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Delivering Business Value

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The first principle of the Agile Manifesto talks about delivering valuable software to the customers, therefore many agile practitioners are constantly thoughtful of the value in each step of the software-development lifecycle. But calculating the business value of features is not an easy job.

Larry Cooper, senior partner at BssNexus Global and coauthor of the book “Agile Value Delivery - Beyond the Numbers”, in his recent blog talks about the value delivered by Agile. He stated that word ‘value’ in Agile space is used in the context of prioritizing the work to be done in order of highest business value first, but no Agile practice provides a definition of ‘business value’.

No Agile practice actually provides a definition for “business value.” It is left to someone from the business (or their proxy in the form of a product owner) to provide their exalted interpretation of what exactly constitutes business value. This is an attempt to define value by prioritizing features in a product – which we think is hardly a valuable approach.

Larry stated that one’s interpretation of what is valuable may not match another’s and without a cohesive understanding of value, different parts of an organization can come into conflict with each other. He said that what value is, when and how it is delivered are questions that are often never considered by organizations and their project teams.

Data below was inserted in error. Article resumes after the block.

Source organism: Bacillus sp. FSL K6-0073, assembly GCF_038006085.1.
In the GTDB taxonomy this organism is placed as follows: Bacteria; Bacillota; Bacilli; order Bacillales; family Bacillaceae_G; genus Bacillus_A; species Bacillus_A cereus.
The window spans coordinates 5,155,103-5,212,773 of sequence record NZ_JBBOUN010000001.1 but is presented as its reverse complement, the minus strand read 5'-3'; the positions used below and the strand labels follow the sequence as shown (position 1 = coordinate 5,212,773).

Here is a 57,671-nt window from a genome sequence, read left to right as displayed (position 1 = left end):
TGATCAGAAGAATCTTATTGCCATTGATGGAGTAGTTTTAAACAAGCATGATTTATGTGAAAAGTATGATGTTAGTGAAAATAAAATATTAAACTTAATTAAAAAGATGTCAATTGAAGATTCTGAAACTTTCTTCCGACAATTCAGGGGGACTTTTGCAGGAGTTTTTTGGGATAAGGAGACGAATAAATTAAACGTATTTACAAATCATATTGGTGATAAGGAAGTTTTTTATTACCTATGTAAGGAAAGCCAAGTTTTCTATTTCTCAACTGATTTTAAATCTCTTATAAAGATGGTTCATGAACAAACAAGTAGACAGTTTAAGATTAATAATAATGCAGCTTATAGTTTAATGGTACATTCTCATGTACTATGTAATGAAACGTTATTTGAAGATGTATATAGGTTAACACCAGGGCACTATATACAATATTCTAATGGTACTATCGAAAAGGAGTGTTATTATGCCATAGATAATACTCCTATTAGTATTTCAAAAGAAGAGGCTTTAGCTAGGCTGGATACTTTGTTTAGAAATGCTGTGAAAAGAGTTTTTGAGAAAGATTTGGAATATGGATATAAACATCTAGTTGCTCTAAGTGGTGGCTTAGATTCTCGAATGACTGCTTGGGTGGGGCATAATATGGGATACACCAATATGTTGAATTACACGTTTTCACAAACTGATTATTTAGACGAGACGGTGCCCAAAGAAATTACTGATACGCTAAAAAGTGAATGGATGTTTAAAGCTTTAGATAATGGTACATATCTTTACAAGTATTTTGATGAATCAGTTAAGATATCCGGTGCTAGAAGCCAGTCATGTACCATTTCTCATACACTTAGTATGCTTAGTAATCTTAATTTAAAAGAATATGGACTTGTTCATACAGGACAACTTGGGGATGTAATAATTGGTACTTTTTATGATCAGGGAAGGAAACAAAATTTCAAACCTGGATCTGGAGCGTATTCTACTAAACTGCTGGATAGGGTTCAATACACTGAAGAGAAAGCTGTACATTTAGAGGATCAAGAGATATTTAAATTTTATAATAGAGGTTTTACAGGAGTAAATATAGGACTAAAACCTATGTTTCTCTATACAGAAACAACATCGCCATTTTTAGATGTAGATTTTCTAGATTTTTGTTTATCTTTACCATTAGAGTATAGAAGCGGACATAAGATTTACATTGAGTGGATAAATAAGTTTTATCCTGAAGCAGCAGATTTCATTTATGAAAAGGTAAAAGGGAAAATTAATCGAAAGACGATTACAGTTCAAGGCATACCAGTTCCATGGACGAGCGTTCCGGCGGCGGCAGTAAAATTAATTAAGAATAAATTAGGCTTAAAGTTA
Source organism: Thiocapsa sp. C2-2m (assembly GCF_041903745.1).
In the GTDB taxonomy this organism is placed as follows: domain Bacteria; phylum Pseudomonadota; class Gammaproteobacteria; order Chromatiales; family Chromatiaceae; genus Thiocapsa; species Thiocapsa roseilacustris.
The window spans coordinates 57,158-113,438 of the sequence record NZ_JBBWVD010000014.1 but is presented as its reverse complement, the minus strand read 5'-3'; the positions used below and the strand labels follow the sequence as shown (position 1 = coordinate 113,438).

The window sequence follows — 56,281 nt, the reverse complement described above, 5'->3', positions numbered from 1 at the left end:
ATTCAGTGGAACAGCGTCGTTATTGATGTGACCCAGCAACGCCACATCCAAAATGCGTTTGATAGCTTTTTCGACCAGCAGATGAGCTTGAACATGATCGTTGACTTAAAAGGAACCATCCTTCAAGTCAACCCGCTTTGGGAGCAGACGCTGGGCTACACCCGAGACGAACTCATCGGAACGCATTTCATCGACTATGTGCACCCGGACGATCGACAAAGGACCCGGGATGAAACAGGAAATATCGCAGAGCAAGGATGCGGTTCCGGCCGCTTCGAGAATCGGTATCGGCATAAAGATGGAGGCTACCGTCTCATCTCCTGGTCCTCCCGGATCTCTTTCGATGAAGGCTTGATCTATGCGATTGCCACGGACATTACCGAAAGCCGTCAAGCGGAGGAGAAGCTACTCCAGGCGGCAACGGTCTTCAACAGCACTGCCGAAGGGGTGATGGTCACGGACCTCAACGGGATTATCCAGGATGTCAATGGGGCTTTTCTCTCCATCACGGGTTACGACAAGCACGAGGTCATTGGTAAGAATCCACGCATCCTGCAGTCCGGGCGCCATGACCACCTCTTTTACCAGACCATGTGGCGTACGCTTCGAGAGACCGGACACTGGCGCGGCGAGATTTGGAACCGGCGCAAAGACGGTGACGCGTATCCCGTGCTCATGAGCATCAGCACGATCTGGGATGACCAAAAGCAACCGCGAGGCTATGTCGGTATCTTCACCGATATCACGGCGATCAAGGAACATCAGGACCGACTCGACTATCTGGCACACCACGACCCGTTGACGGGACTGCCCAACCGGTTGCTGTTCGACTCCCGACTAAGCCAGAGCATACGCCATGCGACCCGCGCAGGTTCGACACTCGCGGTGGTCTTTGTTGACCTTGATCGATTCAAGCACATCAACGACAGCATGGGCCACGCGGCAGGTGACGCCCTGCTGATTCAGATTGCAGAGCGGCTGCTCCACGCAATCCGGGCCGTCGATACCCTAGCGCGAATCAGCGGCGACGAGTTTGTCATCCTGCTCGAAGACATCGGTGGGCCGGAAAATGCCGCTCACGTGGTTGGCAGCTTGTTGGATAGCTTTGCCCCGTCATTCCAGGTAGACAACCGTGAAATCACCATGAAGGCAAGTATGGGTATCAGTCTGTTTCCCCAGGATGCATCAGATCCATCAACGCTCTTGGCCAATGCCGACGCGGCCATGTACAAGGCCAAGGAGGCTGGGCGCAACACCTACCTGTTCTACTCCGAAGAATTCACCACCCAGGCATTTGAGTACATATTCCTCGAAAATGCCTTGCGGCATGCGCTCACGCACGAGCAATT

Do organizations, even consider other possible aspects of value?

  • How will it affect our customers/clients?
  • Will it lead to improved brand recognition or brand loyalty?
  • What about reducing risks?
  • What about more efficiency or effectiveness in our business operations?
  • What about making more resources and people available to do other valuable things?
  • What about enhancing our business capabilities or adding new ones?
  • What about improving our social presence and perception in our communities?
  • What about improving our decision-making ability in timeliness and quality?
  • What about ensuring our organization remains relevant and viable?

Larry says that the organizations should also consider when and how Value is delivered:

  • Is value something we get all at once or in increments?
  • Does all value get realized when the project is over or are some parts only realized long after the project is completed?

Brian Hartlen, Chief Marketing Officer at Blueprint Software Systems, talks about delivering business value and how to define it, in his recent blog. He shares some perspectives to define and understand the value as follows:

  1. Value is not always about money: value can also take the form of:
    • Driving greater efficiencies
    • Improving organizational culture
    • Increasing productivity
    • Enhancing flexibility
  2. Stakeholders define value differently: each project has a range of stakeholders that we can understand in this three-pronged approach:
    • Customer stakeholders
    • Business stakeholders
    • Technology stakeholders

    Each brings its own set of priorities, interests and perspectives to the definition of value.

  3. Definition of value changes as project progresses.
  4. Context Matters: defining value for one project (or even for a different point in the same project) does not necessarily define value for all contexts.

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